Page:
2023-10-23 • 2024-02-11
A New World to See
The museum has welcomed a donation of 110 photographs from the prestigious Ordóñez-Falcón Collection, one of the most important private photography and video creation collections in Europe. The donation spans a timeline from 1850 until 2010 and represents a roster of sixty-three artists—some of them with more than one work—along with fourteen anonymous works.
The donation includes not only photographs but also Katamalo (2010), the work comprised of twelve charcoal drawings by the Bilbao-based artist Alain Urrutia.
Stemming from the San Sebastián-based couple Enrique Ordóñez and Isabel Falcón’s interest in visual culture and passion for collecting, they started the collection in the late 1970s with the purpose of having it publicly displayed. They managed to bring together almost 2,000 images—the vast majority of them period originals—which comprise an outstanding compendium of the history of photography and a catalogue of the most diverse subjects, styles and photographic techniques.
Since 2020, more than 1,000 of their pieces have belonged to the Tenerife Espacio de las Artes (TEA), where they were deposited in 2009 and later donated. The Ordóñez-Falcón Collection has deposited its works in other museums and art centres as well, like the Valencian Institute of Modern Art (IVAM), the Museum of Contemporary Art of Barcelona (MACBA), Artium Museoa of Vitoria-Gasteiz, the Galician Centre of Contemporary Art in A Coruña (CGAC) and the Bilbao Fine Arts Museum. The origin of the current donation to the Bilbao museum is the collection’s relationship with the institution since 2007, when it signed over a deposit of sixty-one photographs that were shared in a 2008 exhibition and a book. In 2009, a second deposit of forty-seven works was also displayed in the museum and compiled in a similar publication.
Fortunately, many of the works from both deposits have now been donated to the museum in another generous gesture by Enrique Ordóñez and Isabel Falcón. They are joined by a set of images that adds value to historical photography, extends the end date to 2010 and includes Basque and Latin American photographers in the repertoire.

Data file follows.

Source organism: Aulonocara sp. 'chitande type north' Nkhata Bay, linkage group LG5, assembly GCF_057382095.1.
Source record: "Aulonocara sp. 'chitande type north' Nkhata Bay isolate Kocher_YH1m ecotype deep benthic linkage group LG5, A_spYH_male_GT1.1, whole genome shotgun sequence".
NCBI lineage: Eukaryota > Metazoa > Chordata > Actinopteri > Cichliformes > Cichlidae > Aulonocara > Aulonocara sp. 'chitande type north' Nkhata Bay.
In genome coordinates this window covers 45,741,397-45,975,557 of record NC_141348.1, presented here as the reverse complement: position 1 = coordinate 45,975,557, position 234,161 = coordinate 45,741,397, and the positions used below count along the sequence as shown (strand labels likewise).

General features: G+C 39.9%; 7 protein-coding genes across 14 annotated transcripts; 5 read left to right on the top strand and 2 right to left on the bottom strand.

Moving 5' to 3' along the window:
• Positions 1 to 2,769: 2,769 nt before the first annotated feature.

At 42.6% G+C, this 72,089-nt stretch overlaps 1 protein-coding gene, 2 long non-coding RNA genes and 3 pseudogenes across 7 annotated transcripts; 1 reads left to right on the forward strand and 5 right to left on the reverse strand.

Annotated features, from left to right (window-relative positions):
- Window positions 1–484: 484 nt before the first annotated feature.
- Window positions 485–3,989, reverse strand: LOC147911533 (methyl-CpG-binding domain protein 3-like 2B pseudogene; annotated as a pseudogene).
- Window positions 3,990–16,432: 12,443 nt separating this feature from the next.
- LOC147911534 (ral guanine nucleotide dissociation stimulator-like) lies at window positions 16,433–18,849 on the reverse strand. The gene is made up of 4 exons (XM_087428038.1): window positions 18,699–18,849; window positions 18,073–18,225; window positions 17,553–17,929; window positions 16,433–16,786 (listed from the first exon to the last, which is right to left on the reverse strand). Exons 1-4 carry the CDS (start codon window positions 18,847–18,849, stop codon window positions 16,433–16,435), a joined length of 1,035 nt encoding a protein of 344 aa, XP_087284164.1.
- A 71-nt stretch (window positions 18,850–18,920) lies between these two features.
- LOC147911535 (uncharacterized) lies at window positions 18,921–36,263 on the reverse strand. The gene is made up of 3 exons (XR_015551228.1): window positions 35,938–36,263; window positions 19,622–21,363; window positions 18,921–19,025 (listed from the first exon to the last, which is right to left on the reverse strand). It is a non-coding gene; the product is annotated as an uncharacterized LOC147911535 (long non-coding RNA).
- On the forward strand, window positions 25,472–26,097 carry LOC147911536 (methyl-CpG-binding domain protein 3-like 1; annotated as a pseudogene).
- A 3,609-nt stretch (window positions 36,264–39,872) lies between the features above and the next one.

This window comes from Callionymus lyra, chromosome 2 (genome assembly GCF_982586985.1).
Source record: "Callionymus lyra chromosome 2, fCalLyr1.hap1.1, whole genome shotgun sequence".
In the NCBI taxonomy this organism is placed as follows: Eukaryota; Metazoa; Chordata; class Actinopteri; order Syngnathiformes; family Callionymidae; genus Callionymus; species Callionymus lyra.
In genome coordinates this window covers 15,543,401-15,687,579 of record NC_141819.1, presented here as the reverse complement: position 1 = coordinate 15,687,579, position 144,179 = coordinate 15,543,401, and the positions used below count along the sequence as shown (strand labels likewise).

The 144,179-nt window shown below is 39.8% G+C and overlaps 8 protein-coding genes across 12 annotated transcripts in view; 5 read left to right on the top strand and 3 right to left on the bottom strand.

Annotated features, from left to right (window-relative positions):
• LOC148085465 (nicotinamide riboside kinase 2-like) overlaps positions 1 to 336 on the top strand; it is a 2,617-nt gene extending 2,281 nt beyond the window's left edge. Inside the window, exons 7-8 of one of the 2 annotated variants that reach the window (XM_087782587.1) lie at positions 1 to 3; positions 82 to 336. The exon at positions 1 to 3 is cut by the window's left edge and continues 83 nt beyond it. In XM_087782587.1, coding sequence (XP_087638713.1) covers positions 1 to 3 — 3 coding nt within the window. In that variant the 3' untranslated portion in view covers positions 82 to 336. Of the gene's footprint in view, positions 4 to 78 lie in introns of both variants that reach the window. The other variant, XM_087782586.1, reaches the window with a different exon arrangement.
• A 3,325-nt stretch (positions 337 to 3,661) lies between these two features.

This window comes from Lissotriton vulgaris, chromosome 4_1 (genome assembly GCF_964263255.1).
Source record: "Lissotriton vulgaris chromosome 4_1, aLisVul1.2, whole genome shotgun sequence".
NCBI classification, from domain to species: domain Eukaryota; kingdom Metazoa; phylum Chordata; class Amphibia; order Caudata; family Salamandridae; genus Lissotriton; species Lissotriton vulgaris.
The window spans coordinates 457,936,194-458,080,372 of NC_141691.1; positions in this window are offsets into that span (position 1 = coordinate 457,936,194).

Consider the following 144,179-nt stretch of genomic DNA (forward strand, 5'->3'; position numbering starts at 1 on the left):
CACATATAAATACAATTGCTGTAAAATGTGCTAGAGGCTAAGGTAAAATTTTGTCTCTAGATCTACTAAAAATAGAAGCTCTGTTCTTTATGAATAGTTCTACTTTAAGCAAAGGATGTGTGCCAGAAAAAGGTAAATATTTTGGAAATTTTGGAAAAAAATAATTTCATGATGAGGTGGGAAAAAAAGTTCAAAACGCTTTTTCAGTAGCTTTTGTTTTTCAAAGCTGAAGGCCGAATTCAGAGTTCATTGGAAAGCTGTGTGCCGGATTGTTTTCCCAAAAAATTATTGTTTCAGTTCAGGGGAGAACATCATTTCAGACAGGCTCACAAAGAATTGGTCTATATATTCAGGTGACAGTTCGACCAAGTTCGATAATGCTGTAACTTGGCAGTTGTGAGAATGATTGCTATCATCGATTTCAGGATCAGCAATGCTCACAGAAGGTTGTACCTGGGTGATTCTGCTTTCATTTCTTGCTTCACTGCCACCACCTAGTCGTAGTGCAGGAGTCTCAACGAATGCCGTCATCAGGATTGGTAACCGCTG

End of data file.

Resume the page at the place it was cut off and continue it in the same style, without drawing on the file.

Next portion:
The donation includes an initial group of images that represents the evolution of photography during the nineteenth century and sheds light on the efforts made by the photographers who pursued the technical development of the discipline—albumin paper, dry plate, cyanotype, daguerreotype—and its status as an artistic language.
This corpus also documents the burgeoning importance of photography in bourgeois society in the second half of the century, its development as a professional industry and amateur hobby, and its crucial role as an instrument for perceiving the world and serving as a repository of memory.
The wide variety of subjects—landscapes, city views, portraits, nudes, still lifes, costumbrist and documentary scenes, scientific images and snapshots of travel and monuments—shows the broad utility of this invention since its inception, while also revealing the continuity of the genres throughout its development.
Invaluable images showcasing the landscape, like those by Count Olympe Aguado, Eugène Cuvelier and Peter Henry Emerson, represent the first attempts to forge a unique style.